Parliament Speeches

Please click below to read some of my speeches in the Queensland Parliament.


December 03, 2015



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Queensland Parliament Hansard Green

DATE: 01/12/2015


SUBJECT: (no subject found)


Mr STEWART (Townsville—ALP) (7.51 pm): I rise this evening to speak in support of the Liquid Fuel Supply (Ethanol and Other Biofuels Mandate) Amendment Bill 2015 and wish to outline to this House the impact this bill will have on Queensland and, in particular, on the Townsville region. I will not spend my time talking about some of the great cars that I had, unlike the honourable member for Hinchinbrook, but I did learn to drive in a 1956 Ford Zephyr Mark III. The speedometer was in miles per hour, there were no seat belts and we actually used leaded fuel back in those days. I will not fill in the rest of the blanks to the car I have now.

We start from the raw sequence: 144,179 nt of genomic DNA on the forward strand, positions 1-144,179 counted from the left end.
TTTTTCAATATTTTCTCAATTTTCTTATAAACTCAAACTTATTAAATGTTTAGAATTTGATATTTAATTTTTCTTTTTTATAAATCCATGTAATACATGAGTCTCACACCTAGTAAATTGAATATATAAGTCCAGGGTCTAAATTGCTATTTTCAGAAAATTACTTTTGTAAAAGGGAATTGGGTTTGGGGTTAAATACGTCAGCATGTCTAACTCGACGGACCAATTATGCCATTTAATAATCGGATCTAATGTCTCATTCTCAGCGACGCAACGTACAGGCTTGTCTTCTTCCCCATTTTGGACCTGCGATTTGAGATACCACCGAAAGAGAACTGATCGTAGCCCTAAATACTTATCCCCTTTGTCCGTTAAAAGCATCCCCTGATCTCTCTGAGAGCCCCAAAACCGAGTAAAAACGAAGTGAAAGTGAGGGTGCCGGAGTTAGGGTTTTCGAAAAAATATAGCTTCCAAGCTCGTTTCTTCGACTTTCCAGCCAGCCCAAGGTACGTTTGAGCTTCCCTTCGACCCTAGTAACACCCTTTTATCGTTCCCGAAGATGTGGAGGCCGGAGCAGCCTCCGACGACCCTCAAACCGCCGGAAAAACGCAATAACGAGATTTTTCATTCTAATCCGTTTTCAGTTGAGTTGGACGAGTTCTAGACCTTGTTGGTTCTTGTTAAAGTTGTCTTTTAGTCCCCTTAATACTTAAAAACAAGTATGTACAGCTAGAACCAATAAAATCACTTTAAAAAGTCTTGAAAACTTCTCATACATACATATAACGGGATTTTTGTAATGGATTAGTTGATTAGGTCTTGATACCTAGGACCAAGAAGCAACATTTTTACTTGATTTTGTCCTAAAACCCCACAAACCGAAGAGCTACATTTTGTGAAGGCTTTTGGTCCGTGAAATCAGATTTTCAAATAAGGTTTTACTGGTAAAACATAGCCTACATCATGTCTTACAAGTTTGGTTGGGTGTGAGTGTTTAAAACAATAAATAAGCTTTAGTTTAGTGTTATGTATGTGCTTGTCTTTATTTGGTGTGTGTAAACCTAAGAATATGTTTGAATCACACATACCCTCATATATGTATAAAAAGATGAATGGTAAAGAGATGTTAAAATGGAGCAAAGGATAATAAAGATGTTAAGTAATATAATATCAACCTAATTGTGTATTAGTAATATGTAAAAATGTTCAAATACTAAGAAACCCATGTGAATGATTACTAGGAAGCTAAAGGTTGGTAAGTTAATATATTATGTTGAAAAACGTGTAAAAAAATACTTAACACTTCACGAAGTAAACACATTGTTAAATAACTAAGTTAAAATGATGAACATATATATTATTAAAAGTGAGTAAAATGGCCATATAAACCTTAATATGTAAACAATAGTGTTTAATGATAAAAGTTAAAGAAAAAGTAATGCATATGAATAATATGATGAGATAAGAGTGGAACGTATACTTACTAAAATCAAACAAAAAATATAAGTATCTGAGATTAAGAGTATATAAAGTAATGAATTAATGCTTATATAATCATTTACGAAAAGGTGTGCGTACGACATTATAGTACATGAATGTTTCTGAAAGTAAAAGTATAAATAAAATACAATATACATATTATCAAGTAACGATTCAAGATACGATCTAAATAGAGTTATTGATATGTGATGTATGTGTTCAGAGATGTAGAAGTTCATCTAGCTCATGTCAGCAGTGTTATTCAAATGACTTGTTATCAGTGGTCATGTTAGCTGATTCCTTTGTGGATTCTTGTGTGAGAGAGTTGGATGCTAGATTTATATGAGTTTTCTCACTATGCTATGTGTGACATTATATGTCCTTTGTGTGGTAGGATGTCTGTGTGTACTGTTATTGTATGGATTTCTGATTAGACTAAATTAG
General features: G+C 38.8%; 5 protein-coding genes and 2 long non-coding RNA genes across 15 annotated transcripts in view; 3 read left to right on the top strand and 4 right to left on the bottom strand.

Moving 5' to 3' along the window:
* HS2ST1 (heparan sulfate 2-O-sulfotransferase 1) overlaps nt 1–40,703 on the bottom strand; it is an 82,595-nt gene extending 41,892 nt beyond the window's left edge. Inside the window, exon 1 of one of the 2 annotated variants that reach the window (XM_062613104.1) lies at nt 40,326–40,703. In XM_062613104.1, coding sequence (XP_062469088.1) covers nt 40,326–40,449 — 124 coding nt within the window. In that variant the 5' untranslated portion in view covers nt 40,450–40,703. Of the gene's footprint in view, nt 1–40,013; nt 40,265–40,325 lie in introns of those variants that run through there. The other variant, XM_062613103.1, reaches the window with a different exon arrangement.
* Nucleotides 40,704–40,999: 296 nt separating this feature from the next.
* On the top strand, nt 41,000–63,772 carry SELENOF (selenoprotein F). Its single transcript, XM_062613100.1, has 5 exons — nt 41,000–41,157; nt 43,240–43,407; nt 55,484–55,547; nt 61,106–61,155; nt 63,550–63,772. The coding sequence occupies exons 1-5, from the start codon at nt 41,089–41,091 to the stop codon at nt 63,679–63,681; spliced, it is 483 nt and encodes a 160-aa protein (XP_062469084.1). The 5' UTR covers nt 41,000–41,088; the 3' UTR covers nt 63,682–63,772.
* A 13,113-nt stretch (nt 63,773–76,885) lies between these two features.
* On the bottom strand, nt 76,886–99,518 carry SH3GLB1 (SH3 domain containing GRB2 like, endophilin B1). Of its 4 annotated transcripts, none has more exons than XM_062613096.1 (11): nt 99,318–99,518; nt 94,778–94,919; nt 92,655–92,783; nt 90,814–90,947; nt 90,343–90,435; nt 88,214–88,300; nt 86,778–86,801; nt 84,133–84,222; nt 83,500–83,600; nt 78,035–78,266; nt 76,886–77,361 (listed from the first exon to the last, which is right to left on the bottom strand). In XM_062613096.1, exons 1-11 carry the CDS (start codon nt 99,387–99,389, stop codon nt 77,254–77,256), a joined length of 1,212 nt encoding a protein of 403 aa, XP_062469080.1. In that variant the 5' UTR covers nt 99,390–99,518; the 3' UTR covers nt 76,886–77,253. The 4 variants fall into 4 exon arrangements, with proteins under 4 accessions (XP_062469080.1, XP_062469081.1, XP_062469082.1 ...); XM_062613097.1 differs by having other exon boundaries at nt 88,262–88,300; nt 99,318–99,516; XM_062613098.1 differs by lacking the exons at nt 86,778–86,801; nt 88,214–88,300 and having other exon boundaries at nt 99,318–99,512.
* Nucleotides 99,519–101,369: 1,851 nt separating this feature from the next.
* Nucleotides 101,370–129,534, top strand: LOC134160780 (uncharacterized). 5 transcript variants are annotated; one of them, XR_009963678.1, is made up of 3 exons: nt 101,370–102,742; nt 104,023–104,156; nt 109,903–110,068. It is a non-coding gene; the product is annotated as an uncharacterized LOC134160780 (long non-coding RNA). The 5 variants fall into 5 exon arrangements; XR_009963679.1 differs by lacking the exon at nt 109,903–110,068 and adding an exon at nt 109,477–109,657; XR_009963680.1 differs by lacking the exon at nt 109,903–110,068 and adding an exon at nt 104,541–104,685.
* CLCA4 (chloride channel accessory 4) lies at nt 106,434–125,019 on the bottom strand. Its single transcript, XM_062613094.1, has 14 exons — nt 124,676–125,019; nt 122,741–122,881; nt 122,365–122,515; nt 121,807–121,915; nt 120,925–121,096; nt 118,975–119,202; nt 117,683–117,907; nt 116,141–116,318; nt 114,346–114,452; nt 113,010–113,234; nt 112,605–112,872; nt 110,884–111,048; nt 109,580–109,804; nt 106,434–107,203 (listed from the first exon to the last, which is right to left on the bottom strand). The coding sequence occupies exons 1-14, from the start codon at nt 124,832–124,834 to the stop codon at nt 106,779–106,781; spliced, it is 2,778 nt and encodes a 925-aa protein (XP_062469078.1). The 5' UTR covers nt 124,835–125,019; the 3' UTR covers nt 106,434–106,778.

I had the opportunity to attend two of the early community consultation forums instigated by the Palaszczuk government regarding the Towards a clean energy economy discussion paper. The first was in Townsville and the second was in my home district of the Burdekin. Both were well attended by the public and both had high levels of positive interest, particularly from sugarcane and grain growers alike. In Queensland ethanol is generally sourced from sugarcane or molasses and grain or sorghum. There are currently two operating ethanol plants in Dalby and Sarina, both producing 140 megalitres per year. Ethanol blended fuel in Queensland is referred to as E10. It contains up to 10 per cent ethanol and 90 per cent petrol. E10, as we all know, has been available in Queensland for more than a decade. During its peak production consumption period in 2010-11 ethanol blended fuel was around 900 million litres, or around 2.7 per cent, of regular unleaded fuel sold, but it has subsequently fallen to around about 350 litres in 2013-14, or around about 1.2 per cent of regular unleaded petrol. Approximately 345 petrol stations in Queensland currently offer ethanol blended fuels with more than half of these being located, unfortunately, in the south-east corner of Queensland.